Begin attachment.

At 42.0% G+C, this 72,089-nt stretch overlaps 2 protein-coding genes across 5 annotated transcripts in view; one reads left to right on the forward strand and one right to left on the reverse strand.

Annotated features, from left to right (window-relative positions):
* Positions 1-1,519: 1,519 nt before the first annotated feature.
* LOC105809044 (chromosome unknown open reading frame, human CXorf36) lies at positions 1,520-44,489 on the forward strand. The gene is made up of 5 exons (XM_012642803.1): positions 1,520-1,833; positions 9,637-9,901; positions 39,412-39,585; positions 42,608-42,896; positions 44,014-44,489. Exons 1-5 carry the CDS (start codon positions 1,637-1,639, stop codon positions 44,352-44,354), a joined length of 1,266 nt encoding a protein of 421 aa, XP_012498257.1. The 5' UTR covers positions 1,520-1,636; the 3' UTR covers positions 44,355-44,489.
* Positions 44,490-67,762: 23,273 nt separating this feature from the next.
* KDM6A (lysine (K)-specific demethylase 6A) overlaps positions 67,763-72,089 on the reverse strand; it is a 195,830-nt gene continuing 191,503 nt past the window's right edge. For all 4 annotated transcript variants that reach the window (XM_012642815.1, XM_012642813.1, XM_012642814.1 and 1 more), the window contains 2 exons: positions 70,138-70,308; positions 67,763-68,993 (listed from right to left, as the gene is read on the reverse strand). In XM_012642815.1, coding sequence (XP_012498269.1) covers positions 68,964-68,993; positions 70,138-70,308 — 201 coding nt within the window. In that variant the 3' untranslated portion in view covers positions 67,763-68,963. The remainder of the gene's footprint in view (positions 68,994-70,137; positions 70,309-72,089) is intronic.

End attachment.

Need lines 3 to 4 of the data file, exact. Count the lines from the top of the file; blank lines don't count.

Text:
* Positions 1-1,519: 1,519 nt before the first annotated feature.
* LOC105809044 (chromosome unknown open reading frame, human CXorf36) lies at positions 1,520-44,489 on the forward strand. The gene is made up of 5 exons (XM_012642803.1): positions 1,520-1,833; positions 9,637-9,901; positions 39,412-39,585; positions 42,608-42,896; positions 44,014-44,489. Exons 1-5 carry the CDS (start codon positions 1,637-1,639, stop codon positions 44,352-44,354), a joined length of 1,266 nt encoding a protein of 421 aa, XP_012498257.1. The 5' UTR covers positions 1,520-1,636; the 3' UTR covers positions 44,355-44,489.